Just last week, Nouriel Roubini, the New York University economist who foresaw the recent worldwide financial crisis, predicted that a hike in oil prices to $140 would induce yet another recession among the developed nations. That price would be near its 2008 high. But given the slide in crude prices during recent trading days, looking for a return to that level in the near term is excessive. Or is it?
Before you answer, think about the precarious circumstances that now characterize our energy world. Let's begin with the perspective that, despite the first Arab oil embargo having occurred in 1973, the closest we've come to any sort of energy policy could be the current version, which may be distilled into a single sentence: We'll quickly replace fossil fuels with renewable sources, like wind and solar. That, of course, in anything less than multiple decades, is about as realistic as my crush on Sandra Bullock.
Beyond that, we're still feeling the effects of the BP
Dribbling out permits
But that surprising concession didn't last long. In May, soon after the blowout of the Macondo well, the administration declared a moratorium on deepwater drilling in the Gulf. That halt was ended in October, although the first deepwater permit wasn't issued until February's final day. Although technically issued to the well's operator, Noble Energy
The pokey pace of deepwater permitting is being contested by a federal judge's order, which has been appealed by the administration. A second permit, this one to Australia's mining behemoth BHP Billiton
Clinton weighs in
Coincidentally, BHP's permit was issued within hours after Bill Clinton spoke in a closed-door session at a Houston energy conference alongside George W. Bush. While the two former presidents surprised attendees by agreeing on a number of points, Clinton allegedly spoke against "ridiculous delays in permitting when our economy doesn't need it." Whether that characterization will help to pick up the permitting pace in the Gulf -- or in offshore Alaska, where Royal Dutch Shell's
But offshore drilling, which primarily targets oil, isn't the only venue where the industry's plans are being increasingly challenged. As I told you late last week, ExxonMobil
Since his company last year bought XTO, a leader in unconventional gas production, Exxon has become the nation's biggest producer in natural gas. And while it has declared its intention to increase its attention to oil this year, it's nevertheless active in virtually all of the nation's shale plays. Unfortunately for Exxon and other producers, leaning on the unconventional gas producers is hardly limited to state regulators.
A pair of fracking halts
For instance, while New York state has indeed put the kibosh on fracking, examiners in Pennsylvania, the current hotbed of the hydraulic fracturing production process, have said after extensive testing that treated water that has been used in fracking has at least met federal standards. Nevertheless, the Environmental Protection Agency continues to push for more testing. And beyond the U.S., Quebec's government has now halted fracking, pending more environmental studies.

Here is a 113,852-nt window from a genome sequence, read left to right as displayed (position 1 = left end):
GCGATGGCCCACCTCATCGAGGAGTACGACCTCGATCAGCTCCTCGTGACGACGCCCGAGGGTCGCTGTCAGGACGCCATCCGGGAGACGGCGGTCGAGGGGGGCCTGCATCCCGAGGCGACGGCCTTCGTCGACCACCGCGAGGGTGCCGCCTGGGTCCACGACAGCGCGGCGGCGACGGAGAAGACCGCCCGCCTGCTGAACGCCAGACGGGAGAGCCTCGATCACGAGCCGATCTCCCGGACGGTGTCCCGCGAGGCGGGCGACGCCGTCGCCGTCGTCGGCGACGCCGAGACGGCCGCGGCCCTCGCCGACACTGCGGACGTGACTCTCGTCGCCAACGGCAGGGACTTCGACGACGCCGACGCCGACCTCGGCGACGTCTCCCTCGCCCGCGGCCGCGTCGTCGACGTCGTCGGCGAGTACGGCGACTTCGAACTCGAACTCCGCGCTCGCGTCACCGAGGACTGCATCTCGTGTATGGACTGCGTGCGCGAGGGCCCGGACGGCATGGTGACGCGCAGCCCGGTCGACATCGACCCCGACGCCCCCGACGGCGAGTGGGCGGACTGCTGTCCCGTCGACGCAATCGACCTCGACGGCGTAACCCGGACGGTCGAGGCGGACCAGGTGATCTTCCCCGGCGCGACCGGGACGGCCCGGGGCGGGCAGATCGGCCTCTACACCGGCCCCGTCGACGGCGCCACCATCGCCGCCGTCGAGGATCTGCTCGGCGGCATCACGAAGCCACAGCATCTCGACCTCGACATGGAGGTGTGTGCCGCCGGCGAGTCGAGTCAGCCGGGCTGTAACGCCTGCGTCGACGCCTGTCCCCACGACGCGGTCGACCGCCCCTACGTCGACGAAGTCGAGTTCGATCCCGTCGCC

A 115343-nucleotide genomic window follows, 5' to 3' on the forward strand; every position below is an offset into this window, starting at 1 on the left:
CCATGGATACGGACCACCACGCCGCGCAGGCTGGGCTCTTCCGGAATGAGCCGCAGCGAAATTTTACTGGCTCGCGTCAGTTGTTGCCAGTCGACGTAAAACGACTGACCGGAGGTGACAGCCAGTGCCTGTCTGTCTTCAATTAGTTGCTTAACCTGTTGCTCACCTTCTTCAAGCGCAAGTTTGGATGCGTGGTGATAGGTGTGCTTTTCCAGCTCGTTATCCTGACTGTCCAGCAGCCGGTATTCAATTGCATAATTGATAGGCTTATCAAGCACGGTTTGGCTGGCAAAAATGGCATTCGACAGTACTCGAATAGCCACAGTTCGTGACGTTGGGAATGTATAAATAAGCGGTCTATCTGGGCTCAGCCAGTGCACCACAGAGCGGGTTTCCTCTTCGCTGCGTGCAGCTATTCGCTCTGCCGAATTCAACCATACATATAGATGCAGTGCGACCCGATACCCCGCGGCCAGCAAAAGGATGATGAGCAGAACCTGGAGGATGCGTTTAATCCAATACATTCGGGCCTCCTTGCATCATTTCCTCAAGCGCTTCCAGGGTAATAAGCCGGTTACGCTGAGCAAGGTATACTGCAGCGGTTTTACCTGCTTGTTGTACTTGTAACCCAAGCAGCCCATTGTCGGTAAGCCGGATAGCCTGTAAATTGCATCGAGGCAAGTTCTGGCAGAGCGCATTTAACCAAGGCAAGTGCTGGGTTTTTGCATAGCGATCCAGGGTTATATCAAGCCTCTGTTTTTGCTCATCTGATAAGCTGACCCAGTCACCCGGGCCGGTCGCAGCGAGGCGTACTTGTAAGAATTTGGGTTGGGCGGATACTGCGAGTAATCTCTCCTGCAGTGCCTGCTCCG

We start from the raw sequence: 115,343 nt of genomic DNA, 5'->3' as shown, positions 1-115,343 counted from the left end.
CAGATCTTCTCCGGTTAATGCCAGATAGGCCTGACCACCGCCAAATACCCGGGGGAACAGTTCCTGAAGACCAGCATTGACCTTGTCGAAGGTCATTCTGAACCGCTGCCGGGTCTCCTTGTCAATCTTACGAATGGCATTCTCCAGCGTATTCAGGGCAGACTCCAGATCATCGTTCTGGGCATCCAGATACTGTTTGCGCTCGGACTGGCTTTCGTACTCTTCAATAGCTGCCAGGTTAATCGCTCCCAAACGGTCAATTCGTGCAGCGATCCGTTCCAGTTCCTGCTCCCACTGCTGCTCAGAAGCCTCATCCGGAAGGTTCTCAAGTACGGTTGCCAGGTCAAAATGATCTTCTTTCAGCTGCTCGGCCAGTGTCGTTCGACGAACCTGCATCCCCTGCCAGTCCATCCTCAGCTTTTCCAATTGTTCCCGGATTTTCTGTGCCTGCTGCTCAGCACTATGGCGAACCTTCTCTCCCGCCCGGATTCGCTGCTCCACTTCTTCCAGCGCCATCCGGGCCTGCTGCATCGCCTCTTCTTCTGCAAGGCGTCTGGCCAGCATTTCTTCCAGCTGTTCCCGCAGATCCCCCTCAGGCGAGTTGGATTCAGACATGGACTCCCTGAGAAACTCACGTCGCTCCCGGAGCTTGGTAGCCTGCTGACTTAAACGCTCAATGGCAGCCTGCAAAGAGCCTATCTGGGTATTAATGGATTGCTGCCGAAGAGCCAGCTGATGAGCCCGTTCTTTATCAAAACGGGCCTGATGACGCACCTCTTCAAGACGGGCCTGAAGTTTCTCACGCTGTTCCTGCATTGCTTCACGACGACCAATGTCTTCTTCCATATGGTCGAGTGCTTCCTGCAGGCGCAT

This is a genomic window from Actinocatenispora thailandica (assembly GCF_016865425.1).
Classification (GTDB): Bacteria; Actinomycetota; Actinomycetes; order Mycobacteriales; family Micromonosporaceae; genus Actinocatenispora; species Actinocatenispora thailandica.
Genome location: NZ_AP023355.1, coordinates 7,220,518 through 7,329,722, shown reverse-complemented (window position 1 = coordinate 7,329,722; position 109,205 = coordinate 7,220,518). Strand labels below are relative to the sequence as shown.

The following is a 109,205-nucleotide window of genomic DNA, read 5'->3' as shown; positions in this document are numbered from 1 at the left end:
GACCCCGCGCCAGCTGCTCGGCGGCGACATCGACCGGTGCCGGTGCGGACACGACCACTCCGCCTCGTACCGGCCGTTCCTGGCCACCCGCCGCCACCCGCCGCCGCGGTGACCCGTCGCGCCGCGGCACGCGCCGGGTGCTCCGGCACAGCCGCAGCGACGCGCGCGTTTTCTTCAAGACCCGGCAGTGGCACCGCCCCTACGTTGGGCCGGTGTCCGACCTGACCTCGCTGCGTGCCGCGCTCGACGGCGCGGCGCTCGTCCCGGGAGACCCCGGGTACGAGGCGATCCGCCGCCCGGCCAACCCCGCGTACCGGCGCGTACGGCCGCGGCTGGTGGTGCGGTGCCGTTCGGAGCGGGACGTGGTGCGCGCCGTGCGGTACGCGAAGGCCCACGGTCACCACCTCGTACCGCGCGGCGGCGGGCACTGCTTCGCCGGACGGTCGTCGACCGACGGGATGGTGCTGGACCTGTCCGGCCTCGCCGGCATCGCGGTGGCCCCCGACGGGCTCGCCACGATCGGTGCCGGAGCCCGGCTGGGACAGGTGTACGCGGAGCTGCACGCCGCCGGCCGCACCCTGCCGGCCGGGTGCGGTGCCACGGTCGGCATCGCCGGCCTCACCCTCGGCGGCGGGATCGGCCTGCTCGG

But that's not all that's occurring to our north. At about 1.9 million Canadian barrels of oil per day coming into the U.S. -- half of which originates in the oil sands of Alberta -- our neighbors are also our largest crude suppliers. However, oil production from the Alberta sands is environmentally and technologically demanding, and therefore has become progressively more controversial. As such, a government-appointed scientific panel has decided that earlier research into the implications of the oil sands production was inconclusive and last week called for more studies into the issue.
Gadhafi's fighting back
Meanwhile, in a country that produces up to 1.8 barrels of crude per day, Moammar Gadhafi's forces in Libya have continued to push into rebel strongholds. How events will ultimately unfold in what has become a civil war in the country remains impossible to predict. But as each day passes, Gadhafi's stronghold becomes more pronounced, a state of affairs that likely isn't in anyone's best interest except the colonel's and his supporters'.
And then, as Monday arrived in the U.S., we learned that Saudi Arabian troops have entered Bahrain in an effort to quell mostly Shiite demonstrations in the island kingdom. I don't know about you, but my sentiments are not buoyed by the notion of forces from the world's largest producer of crude oil (which on Sunday experienced its own demonstrations after earlier efforts were thwarted by heightened security forces) becoming entangled in the region's percolating problems.
I could go on, perhaps noting another obvious energy twist: The prospects of the U.S. adding nuclear plants suffered a serious setback, given events unfolding in Japan. Beyond that, it appears that the keys for Fools amid our precarious energy circumstances are the inclusion of solid energy names in their portfolios -- Exxon and Chesapeake Energy
The Fool owns shares of ExxonMobil. Motley Fool Alpha owns shares of Chesapeake Energy. Try any of our Foolish newsletter services free for 30 days.
We Fools may not all hold the same opinions, but we all believe that considering a diverse range of insights makes us better investors. Fool contributor David Lee Smith doesn't own shares in any of the above-named companies. The Motley Fool has a disclosure policy.